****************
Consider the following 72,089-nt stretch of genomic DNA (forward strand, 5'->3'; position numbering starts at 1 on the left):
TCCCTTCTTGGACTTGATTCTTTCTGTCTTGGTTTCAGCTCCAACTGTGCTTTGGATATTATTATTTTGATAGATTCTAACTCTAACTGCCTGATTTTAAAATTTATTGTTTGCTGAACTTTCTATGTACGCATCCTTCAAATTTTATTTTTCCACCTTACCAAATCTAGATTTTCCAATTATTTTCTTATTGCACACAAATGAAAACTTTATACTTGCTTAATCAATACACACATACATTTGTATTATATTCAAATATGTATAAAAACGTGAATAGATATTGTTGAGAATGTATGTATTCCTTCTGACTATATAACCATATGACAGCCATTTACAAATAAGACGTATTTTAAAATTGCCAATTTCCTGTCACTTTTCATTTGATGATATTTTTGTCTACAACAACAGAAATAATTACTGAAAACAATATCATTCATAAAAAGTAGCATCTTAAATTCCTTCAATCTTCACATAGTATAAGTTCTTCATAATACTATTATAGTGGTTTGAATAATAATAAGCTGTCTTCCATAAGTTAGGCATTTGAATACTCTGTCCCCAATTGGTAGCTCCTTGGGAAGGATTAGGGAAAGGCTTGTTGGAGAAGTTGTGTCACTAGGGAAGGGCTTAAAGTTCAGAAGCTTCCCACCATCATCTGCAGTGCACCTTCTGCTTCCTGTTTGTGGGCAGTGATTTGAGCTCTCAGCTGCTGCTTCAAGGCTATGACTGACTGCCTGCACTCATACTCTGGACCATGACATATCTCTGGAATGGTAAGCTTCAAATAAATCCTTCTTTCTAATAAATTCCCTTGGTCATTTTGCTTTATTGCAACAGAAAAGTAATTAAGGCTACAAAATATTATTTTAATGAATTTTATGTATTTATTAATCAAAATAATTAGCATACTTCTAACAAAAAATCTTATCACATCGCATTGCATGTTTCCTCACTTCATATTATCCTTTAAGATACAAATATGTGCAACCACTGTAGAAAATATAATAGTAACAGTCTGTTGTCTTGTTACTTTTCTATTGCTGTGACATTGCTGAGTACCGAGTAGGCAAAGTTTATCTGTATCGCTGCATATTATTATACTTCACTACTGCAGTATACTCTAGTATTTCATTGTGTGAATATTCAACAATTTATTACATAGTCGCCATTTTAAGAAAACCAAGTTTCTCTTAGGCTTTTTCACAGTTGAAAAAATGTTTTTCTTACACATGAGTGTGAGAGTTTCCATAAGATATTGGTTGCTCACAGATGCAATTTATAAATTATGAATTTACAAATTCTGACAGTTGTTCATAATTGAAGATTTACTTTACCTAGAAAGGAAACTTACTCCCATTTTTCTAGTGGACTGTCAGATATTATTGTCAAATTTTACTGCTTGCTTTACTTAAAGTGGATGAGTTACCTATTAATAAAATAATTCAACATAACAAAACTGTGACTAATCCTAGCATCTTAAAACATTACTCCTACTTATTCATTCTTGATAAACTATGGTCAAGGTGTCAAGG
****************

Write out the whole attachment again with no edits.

Consider the following 72,089-nt stretch of genomic DNA (forward strand, 5'->3'; position numbering starts at 1 on the left):
TCCCTTCTTGGACTTGATTCTTTCTGTCTTGGTTTCAGCTCCAACTGTGCTTTGGATATTATTATTTTGATAGATTCTAACTCTAACTGCCTGATTTTAAAATTTATTGTTTGCTGAACTTTCTATGTACGCATCCTTCAAATTTTATTTTTCCACCTTACCAAATCTAGATTTTCCAATTATTTTCTTATTGCACACAAATGAAAACTTTATACTTGCTTAATCAATACACACATACATTTGTATTATATTCAAATATGTATAAAAACGTGAATAGATATTGTTGAGAATGTATGTATTCCTTCTGACTATATAACCATATGACAGCCATTTACAAATAAGACGTATTTTAAAATTGCCAATTTCCTGTCACTTTTCATTTGATGATATTTTTGTCTACAACAACAGAAATAATTACTGAAAACAATATCATTCATAAAAAGTAGCATCTTAAATTCCTTCAATCTTCACATAGTATAAGTTCTTCATAATACTATTATAGTGGTTTGAATAATAATAAGCTGTCTTCCATAAGTTAGGCATTTGAATACTCTGTCCCCAATTGGTAGCTCCTTGGGAAGGATTAGGGAAAGGCTTGTTGGAGAAGTTGTGTCACTAGGGAAGGGCTTAAAGTTCAGAAGCTTCCCACCATCATCTGCAGTGCACCTTCTGCTTCCTGTTTGTGGGCAGTGATTTGAGCTCTCAGCTGCTGCTTCAAGGCTATGACTGACTGCCTGCACTCATACTCTGGACCATGACATATCTCTGGAATGGTAAGCTTCAAATAAATCCTTCTTTCTAATAAATTCCCTTGGTCATTTTGCTTTATTGCAACAGAAAAGTAATTAAGGCTACAAAATATTATTTTAATGAATTTTATGTATTTATTAATCAAAATAATTAGCATACTTCTAACAAAAAATCTTATCACATCGCATTGCATGTTTCCTCACTTCATATTATCCTTTAAGATACAAATATGTGCAACCACTGTAGAAAATATAATAGTAACAGTCTGTTGTCTTGTTACTTTTCTATTGCTGTGACATTGCTGAGTACCGAGTAGGCAAAGTTTATCTGTATCGCTGCATATTATTATACTTCACTACTGCAGTATACTCTAGTATTTCATTGTGTGAATATTCAACAATTTATTACATAGTCGCCATTTTAAGAAAACCAAGTTTCTCTTAGGCTTTTTCACAGTTGAAAAAATGTTTTTCTTACACATGAGTGTGAGAGTTTCCATAAGATATTGGTTGCTCACAGATGCAATTTATAAATTATGAATTTACAAATTCTGACAGTTGTTCATAATTGAAGATTTACTTTACCTAGAAAGGAAACTTACTCCCATTTTTCTAGTGGACTGTCAGATATTATTGTCAAATTTTACTGCTTGCTTTACTTAAAGTGGATGAGTTACCTATTAATAAAATAATTCAACATAACAAAACTGTGACTAATCCTAGCATCTTAAAACATTACTCCTACTTATTCATTCTTGATAAACTATGGTCAAGGTGTCAAGG